Yes, there was plenty in the book that had me annoyed, but when it came to the actual reading of the book, I was intrigued enough to keep going past the first chapter, then the second chapter … enough to read the whole thing in a weekend. I found myself curious about this strange relationship between Ana and Christian. Oddly enough, I did like both characters, even though there were times they both made me want to pull my hair out. They both had major personal issues going on — really, you could say that they both suffer from self-esteem issues, though Ana just wears hers on her sleeve more openly than Christian. As interested as Christian was in the beginning with Ana, you could tell by the middle-to-end of the book that they did both need each other, but it was those darn issues that held them both back. In a way, I feel like neither of them really understood what they wanted, or if they did, they had a really shitty way of showing it. I will say that reading this book was enough to make me interested in reading the rest of the books in the series because I’m actually quite interested to see how the characters grow as the series goes on.

Shocking, right?

However, like I said, there were some major things that bugged me. To make it easy, I’ll just list them off in point form:

  • Ana. OK, I did love Ana. She had a great personality, except when it came to love. There was a time in the book where she wasn’t sure how Christian felt about her and where I wanted to point out the numerous times where it seemed like he was telling her flat-out how he felt. She’s definitely a naive character, BUT she seems like a character who’s always stuck in her books, maybe more book-smart than street-smart. She’s never had a boyfriend. She falls in love with Christian almost immediately, or is at least attracted to him enough that she can’t let him go, even if she just can’t understand his lifestyle.
  • Ana’s constant use of ‘Holy Cow/Holy Shit/Holy Moses’ and the like. This got so tiring after a while. And it seemed like Ana was shocked whenever Christian did something that was remotely Christian-like, when she should just be used to it. I felt like she could really use a better way to express herself. Don’t even get me started on her cheering inner goddess, or the one instance she thinks, ‘Go girl!’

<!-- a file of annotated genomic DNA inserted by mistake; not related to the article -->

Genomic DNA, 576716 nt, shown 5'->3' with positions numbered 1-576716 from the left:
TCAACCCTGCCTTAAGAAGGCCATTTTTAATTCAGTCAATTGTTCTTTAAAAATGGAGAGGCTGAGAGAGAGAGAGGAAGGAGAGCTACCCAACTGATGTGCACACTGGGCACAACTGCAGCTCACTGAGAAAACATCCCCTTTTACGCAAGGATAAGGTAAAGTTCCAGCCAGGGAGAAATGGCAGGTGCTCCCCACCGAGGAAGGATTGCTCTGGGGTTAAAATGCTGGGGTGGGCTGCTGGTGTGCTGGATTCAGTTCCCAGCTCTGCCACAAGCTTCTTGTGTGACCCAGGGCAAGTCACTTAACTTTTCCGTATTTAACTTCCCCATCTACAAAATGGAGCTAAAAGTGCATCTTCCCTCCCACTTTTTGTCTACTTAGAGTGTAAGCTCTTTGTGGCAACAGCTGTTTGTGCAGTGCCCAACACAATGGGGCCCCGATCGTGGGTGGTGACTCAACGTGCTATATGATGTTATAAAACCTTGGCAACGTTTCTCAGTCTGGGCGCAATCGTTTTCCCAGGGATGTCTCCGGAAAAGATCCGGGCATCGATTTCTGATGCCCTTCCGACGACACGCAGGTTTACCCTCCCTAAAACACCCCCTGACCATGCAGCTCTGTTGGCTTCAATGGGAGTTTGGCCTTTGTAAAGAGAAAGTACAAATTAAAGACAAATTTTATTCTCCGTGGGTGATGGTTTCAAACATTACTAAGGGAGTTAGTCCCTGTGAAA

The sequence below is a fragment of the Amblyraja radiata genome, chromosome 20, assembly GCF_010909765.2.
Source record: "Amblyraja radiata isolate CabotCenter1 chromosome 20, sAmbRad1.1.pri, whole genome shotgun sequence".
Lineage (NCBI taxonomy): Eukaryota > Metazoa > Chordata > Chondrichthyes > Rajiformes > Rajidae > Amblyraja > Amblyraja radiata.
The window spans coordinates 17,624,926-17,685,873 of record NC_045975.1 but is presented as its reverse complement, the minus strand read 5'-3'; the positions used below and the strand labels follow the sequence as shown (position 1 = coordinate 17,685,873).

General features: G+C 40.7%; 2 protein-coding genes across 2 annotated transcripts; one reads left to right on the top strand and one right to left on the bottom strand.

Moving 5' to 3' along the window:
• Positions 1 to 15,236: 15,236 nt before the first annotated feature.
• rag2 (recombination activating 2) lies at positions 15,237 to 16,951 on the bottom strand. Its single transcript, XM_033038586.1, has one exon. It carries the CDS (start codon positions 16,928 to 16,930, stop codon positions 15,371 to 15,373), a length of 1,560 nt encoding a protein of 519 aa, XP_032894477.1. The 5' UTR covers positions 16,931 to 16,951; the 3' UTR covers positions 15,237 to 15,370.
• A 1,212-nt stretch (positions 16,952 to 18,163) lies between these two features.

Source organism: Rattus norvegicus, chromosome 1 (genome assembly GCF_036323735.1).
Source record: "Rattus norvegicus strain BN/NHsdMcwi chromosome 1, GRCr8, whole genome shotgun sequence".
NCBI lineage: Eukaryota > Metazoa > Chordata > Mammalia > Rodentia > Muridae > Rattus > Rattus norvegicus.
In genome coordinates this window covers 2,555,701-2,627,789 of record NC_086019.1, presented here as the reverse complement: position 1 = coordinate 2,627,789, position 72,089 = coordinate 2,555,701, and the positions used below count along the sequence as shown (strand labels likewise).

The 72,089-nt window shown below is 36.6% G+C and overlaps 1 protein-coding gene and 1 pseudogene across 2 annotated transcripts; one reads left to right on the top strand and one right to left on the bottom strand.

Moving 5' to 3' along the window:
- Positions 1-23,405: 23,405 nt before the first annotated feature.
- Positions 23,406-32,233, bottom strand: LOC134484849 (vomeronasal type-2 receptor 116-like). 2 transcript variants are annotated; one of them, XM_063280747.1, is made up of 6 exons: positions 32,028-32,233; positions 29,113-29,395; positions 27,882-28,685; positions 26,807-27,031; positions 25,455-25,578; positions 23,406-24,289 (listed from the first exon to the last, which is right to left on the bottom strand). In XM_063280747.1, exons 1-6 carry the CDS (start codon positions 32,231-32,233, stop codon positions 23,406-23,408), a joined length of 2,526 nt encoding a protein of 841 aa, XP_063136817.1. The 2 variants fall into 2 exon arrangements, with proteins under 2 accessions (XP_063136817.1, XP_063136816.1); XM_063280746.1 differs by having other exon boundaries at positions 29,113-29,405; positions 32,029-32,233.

• The sudden, then constant referral to Christian as ‘Fifty Shades.’ I mean, yeah, we know that’s the title, but when Ana would refer to him as fifty shades of fucked up, I didn’t expect her to attribute that nickname to him. Much like the ‘mean machine’ — had the girl (or her mom, for that matter) never seen a laptop before?
  • The tired use of ‘baby’ for everyone’s romantic relationship. There are a few relationships happening in the book and the one term of endearment that is constant is ‘baby.’ We’re grown adults here — can we get a little more creative? Admittedly, when Christian jokingly copies Elliott in saying ‘laters, baby’ it was kind of humourous, but all the baby, baby, baby made me think I was lost in a Justin Bieber song.

In the end, though, I will admit that I’ve read worse. I’ve excitedly started books that people have raved about, only to put them down because the writing just seemed atrocious and the characters ridiculous that I wondered how anyone else could enjoy them. There’s one, in fact, that will remain unnamed, that still sits on my shelf — one with a drool-worthy cover, but I honestly can’t get past the first chapter because all I can think it, “Who talks like this?!”

When I started reading Fifty Shades of Grey, I got into it right away. I went in with the assumption that it was a romance with a lot of sex and that’s what I got. I didn’t go into it thinking it was going to win any literary or writing awards, because it really isn’t (unless it’s a popularity award, then maybe.). I knew that the romance wasn’t going to be my kind of romance, and it wasn’t, but it was someone’s idea of romance — and surely that exists out there. In fact, I remember listening to a religious program that happened to be on the TV when I was on the computer and they kept talking about the ‘Fifty Shades Movement’ and how the relationship in it was just wrong. I’ve even heard people talking about how it’s not romance at all, but bad acts happening without any consent.

What I took from the book is this: Ana and Christian are both grown-ass adults. When something “bad” happens to Ana, she had the opportunity to say no. She could have walked out, she could have ended it, but she didn’t. Yes, she’s a timid little wallflower, but she does have a voice, she knows what her limits are, and she knows she can say no if she really doesn’t want something to happen. And she does sometimes. And other times, she willingly asks for Christian to do something. Maybe I’m wrong, but I don’t see anything wrong with this.

At any rate, I feel like this was a book that made me think, even if a lot of that thinking was about what other peoples’ opinions were. I will definitely read the next two books in the series — heck, I might even enjoy them! I think in the future, I’ll just try and go into my reading with an open mind. Hyped up book or not, you never know if you might actually like it.